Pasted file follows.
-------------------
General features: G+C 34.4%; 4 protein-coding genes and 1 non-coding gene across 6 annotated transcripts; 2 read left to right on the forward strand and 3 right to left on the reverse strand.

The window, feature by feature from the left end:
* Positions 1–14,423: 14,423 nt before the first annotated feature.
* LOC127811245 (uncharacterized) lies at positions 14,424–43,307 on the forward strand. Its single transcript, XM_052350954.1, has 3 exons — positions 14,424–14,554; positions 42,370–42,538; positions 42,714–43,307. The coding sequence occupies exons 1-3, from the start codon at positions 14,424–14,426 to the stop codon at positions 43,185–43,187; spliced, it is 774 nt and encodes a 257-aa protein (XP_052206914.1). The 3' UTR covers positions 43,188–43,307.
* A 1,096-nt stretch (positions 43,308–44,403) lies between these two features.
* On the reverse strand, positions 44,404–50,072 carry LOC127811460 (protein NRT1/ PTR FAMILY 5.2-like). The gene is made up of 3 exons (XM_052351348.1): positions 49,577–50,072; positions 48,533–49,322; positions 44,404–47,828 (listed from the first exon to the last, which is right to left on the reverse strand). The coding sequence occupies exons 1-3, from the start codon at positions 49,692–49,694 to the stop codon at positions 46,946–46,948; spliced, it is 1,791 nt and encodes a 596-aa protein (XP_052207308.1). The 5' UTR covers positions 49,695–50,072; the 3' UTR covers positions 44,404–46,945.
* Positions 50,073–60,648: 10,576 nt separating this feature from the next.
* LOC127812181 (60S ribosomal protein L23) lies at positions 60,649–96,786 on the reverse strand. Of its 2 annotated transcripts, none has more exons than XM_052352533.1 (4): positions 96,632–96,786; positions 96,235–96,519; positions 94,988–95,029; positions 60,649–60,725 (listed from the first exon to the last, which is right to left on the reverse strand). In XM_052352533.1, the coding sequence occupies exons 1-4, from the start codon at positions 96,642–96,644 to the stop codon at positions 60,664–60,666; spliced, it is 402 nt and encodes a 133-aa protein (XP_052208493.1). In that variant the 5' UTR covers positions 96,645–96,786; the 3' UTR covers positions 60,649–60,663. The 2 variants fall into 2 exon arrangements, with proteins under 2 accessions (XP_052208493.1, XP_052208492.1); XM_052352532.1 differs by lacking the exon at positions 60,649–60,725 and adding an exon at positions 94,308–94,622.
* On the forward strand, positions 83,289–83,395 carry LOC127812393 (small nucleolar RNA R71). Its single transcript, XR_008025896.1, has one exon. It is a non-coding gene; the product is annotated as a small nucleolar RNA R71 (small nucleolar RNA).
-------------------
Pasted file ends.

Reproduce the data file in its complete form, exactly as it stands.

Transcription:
General features: G+C 34.4%; 4 protein-coding genes and 1 non-coding gene across 6 annotated transcripts; 2 read left to right on the forward strand and 3 right to left on the reverse strand.

The window, feature by feature from the left end:
* Positions 1–14,423: 14,423 nt before the first annotated feature.
* LOC127811245 (uncharacterized) lies at positions 14,424–43,307 on the forward strand. Its single transcript, XM_052350954.1, has 3 exons — positions 14,424–14,554; positions 42,370–42,538; positions 42,714–43,307. The coding sequence occupies exons 1-3, from the start codon at positions 14,424–14,426 to the stop codon at positions 43,185–43,187; spliced, it is 774 nt and encodes a 257-aa protein (XP_052206914.1). The 3' UTR covers positions 43,188–43,307.
* A 1,096-nt stretch (positions 43,308–44,403) lies between these two features.
* On the reverse strand, positions 44,404–50,072 carry LOC127811460 (protein NRT1/ PTR FAMILY 5.2-like). The gene is made up of 3 exons (XM_052351348.1): positions 49,577–50,072; positions 48,533–49,322; positions 44,404–47,828 (listed from the first exon to the last, which is right to left on the reverse strand). The coding sequence occupies exons 1-3, from the start codon at positions 49,692–49,694 to the stop codon at positions 46,946–46,948; spliced, it is 1,791 nt and encodes a 596-aa protein (XP_052207308.1). The 5' UTR covers positions 49,695–50,072; the 3' UTR covers positions 44,404–46,945.
* Positions 50,073–60,648: 10,576 nt separating this feature from the next.
* LOC127812181 (60S ribosomal protein L23) lies at positions 60,649–96,786 on the reverse strand. Of its 2 annotated transcripts, none has more exons than XM_052352533.1 (4): positions 96,632–96,786; positions 96,235–96,519; positions 94,988–95,029; positions 60,649–60,725 (listed from the first exon to the last, which is right to left on the reverse strand). In XM_052352533.1, the coding sequence occupies exons 1-4, from the start codon at positions 96,642–96,644 to the stop codon at positions 60,664–60,666; spliced, it is 402 nt and encodes a 133-aa protein (XP_052208493.1). In that variant the 5' UTR covers positions 96,645–96,786; the 3' UTR covers positions 60,649–60,663. The 2 variants fall into 2 exon arrangements, with proteins under 2 accessions (XP_052208493.1, XP_052208492.1); XM_052352532.1 differs by lacking the exon at positions 60,649–60,725 and adding an exon at positions 94,308–94,622.
* On the forward strand, positions 83,289–83,395 carry LOC127812393 (small nucleolar RNA R71). Its single transcript, XR_008025896.1, has one exon. It is a non-coding gene; the product is annotated as a small nucleolar RNA R71 (small nucleolar RNA).